3.1.1. Rationalization of festival celebration
The festivals are perceived to elicit a variety of emotional experiences such as joy. Also, women tend to experience more of these positive emotions as compared to men during festival celebrations. Interviews revealed that women perceived festivals as a way to bring people together (Lee & Kyle, 2013). “People come together, there is a positive atmosphere at home, it feels good to be with others, your shraddha (devotion) is very active throughout. Because you have to be very positive, all these festivals radiate positivity”.
Festivals were also perceived to provide an opportunity for the working woman to interact with other women around in the neighbourhood, and also with relatives. This also opens opportunities for communication and not only for working women but also for a housewife. “When you meet, there’s so much communication.”
Women also perceived that earlier festivals were a way to express being in a social circle which women during those times did not usually get as they were generally involved in household work itself. “A social circle which then was the only way where a woman could reach out to her friends and establish a social sort of thing.”
Nowadays, there are no such rigid rules of celebrating festivals strictly as the festivals are actually made to experience joy and hence, they are flexible in nature and can be modified as per the need. “Festivals were celebrated for social gatherings, to reduce boredom for women. No such forcing to follow traditions strictly ”
Most women also reported that festivals are not stressful for them; rather they induce eustress, excitement, and joy.
“Do not feel stressed during festivals as I do only what is possible ”
“Usually it is not hectic, some circumstances when the things aren’t started way before the festival approaches it might become hectic.”
“Excitement about the festival, shopping during the time of it, decorations, competitions in the society, visiting other people’s houses to invite them to our house for celebrating the festival. ”
Women also reported that festivals were a way to gain scientific knowledge through festivals such as using medical plants and other such useful things. Women gave the example of the Vat Savitri festival which has a banyan tree involved and women usually meet other women and sit under it to have interaction with other people, the scientific justification which women perceived is banyan tree is one which gives out a lot of oxygen which was important for women as they usually stayed indoors.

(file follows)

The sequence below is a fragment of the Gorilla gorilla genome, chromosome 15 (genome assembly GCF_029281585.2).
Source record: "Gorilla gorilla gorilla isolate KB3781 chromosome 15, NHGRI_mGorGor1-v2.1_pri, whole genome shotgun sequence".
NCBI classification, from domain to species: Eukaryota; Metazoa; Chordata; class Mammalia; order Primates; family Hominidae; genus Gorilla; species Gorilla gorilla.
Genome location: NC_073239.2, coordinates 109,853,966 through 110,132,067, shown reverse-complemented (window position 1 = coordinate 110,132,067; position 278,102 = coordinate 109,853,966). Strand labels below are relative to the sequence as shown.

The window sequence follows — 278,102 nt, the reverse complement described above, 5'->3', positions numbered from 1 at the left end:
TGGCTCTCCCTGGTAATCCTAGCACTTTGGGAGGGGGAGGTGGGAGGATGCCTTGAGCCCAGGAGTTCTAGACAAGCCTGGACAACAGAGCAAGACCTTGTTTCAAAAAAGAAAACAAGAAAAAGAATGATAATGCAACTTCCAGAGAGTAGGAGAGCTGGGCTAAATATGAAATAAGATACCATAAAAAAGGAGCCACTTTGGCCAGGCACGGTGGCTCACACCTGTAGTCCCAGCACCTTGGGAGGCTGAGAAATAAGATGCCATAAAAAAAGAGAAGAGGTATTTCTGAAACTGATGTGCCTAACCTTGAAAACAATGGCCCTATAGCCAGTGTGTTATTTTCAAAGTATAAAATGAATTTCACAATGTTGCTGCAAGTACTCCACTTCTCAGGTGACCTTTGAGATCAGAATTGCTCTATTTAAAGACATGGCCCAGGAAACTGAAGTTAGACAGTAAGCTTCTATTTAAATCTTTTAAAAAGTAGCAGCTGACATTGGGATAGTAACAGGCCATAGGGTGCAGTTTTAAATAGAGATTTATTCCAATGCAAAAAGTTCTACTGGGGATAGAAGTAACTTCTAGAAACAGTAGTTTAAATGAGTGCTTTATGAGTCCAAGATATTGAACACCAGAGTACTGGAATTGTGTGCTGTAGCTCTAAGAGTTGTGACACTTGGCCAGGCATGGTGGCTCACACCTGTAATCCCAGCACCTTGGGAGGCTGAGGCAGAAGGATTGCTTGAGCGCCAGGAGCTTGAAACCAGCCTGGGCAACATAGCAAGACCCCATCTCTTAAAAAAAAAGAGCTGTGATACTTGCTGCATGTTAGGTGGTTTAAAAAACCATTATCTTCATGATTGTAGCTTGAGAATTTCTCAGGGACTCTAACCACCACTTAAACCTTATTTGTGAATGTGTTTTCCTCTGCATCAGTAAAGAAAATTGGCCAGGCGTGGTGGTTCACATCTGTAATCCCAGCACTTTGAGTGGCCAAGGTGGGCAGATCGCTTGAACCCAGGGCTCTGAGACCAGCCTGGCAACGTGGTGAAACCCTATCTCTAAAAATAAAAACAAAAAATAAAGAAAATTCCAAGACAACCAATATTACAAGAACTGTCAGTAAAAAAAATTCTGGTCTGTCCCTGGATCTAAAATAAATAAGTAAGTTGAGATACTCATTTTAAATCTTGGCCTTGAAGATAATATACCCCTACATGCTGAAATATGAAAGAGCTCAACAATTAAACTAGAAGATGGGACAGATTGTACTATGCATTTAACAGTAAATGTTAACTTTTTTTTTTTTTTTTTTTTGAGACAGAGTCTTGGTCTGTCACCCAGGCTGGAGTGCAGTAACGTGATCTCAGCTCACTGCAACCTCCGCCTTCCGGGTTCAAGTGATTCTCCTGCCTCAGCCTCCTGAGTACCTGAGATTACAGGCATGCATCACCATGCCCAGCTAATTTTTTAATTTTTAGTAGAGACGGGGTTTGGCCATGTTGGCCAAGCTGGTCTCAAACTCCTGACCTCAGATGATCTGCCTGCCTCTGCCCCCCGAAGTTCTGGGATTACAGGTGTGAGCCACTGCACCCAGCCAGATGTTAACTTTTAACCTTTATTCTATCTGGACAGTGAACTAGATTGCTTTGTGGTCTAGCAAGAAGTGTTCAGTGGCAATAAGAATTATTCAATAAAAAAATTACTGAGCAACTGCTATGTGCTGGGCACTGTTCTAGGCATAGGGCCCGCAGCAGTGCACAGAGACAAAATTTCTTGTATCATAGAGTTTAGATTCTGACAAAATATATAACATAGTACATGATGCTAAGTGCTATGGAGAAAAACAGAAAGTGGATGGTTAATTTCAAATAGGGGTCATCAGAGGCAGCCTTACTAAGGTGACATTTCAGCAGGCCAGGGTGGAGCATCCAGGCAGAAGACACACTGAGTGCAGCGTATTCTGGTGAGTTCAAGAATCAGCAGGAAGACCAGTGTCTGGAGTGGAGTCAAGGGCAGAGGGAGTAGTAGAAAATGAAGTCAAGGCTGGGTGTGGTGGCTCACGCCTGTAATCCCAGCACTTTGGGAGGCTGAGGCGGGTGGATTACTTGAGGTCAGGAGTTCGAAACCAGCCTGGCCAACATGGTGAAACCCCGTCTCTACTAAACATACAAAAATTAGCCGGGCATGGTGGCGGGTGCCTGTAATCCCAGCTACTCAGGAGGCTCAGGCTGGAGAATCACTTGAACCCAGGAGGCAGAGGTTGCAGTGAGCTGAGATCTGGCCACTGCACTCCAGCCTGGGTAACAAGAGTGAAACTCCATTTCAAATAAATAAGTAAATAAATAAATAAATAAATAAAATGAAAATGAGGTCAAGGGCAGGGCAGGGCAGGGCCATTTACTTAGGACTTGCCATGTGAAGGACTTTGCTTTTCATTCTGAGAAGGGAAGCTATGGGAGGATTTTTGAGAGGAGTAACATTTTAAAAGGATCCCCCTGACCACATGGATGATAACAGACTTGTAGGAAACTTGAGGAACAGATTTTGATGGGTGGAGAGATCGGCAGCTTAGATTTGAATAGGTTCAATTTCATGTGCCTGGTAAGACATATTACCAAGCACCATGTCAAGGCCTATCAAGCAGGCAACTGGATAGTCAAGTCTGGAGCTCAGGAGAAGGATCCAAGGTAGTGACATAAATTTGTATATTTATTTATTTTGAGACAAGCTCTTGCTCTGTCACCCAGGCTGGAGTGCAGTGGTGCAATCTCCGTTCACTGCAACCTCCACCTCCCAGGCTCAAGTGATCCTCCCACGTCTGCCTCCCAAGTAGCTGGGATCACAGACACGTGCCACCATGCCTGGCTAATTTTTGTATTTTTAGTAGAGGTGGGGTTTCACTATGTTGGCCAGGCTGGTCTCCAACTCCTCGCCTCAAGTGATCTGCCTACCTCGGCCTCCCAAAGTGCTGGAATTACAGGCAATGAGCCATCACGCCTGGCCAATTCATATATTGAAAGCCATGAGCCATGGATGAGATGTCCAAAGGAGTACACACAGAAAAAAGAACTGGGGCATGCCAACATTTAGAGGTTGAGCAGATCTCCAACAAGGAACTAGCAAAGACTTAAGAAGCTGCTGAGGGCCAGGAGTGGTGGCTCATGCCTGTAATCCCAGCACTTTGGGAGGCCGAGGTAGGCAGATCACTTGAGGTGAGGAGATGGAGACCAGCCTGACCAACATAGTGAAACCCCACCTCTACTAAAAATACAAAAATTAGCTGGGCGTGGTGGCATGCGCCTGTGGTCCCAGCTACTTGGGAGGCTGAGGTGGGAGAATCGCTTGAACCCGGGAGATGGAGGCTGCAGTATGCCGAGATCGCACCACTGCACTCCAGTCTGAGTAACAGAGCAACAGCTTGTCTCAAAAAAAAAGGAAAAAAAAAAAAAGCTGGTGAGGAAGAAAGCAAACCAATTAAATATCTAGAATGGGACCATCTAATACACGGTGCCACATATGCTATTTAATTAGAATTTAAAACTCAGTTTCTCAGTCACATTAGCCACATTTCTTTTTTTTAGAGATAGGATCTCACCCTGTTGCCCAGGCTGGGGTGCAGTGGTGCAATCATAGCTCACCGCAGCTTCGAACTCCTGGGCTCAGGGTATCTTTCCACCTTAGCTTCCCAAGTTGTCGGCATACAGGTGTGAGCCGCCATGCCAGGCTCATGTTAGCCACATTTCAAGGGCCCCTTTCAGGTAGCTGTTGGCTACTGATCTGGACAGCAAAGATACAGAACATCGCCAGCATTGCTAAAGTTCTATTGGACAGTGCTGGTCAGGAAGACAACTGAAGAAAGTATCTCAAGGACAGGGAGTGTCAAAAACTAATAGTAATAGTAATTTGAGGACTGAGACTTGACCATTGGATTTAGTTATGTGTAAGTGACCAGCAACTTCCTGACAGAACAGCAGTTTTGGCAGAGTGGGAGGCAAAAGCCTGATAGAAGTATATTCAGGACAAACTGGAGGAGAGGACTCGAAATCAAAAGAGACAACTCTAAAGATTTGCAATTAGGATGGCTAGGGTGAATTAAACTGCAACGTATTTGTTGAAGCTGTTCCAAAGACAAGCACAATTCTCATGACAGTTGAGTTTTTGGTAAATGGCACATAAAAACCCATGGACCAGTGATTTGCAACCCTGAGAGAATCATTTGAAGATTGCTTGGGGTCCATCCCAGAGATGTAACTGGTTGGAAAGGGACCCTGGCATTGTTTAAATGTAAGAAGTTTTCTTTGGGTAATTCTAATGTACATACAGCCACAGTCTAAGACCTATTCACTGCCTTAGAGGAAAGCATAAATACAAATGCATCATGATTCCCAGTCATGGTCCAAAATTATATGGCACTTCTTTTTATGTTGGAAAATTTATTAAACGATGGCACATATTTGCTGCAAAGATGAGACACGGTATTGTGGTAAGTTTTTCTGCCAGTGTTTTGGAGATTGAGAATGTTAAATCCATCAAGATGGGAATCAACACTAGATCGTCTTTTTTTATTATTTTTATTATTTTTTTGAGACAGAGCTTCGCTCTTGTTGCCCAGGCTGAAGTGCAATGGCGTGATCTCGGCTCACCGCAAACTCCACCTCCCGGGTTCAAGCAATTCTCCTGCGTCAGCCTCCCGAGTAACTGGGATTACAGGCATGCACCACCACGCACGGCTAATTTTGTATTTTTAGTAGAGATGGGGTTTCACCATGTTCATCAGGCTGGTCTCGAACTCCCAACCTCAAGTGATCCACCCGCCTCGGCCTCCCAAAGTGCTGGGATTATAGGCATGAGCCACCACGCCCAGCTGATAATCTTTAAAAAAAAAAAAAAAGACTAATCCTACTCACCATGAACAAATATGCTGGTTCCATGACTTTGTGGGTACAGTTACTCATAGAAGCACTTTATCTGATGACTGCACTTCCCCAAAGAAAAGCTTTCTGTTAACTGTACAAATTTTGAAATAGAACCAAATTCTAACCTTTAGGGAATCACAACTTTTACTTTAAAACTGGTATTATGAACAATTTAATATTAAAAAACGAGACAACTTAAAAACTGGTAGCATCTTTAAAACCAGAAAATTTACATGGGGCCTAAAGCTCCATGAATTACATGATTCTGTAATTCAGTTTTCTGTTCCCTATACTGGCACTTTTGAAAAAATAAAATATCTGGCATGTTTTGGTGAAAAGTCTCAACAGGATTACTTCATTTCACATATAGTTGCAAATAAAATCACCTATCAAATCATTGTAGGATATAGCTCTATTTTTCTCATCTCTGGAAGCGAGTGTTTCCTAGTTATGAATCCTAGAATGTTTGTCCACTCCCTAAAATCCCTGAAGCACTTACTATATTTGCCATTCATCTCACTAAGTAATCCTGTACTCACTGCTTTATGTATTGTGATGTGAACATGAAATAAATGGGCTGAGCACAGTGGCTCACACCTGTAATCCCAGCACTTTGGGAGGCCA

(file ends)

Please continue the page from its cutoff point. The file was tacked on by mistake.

“Gain scientific knowledge through festivals (as we use medicinal plants, etc. in festivals).”
Festivals were perceived to provide relief from negative emotions, stress, and anxiety as the house has a whole different energy.
“House is filled with energy and gives relief from anxiety, tension, and worries”
This study was conducted during a pandemic which made it difficult to connect to people of some ages (especially older), reach out to certain age groups, and reach out to distant and suburban sections of Maharashtra. The study results could have been more robust by increasing the sample size but due to the unavailability of the sample, this was not possible making it one of the limitations of this study. As the sample is chosen from Maharashtra state, the results produced in the study are limited to the region of the study done. The results cannot be generalized as the study focuses on the experiences of women in Maharashtra and the experiences could differ largely depending on cultural background and the region.
The literature found for the concept of grihasthi and for festivals was sparse and little. Hence, we primarily referred to the primary sources or their apt translations by recognized authors. There is a need for more literature and research on the concept of grihasthi, domesticity, and festivals within the Indian culture and diaspora.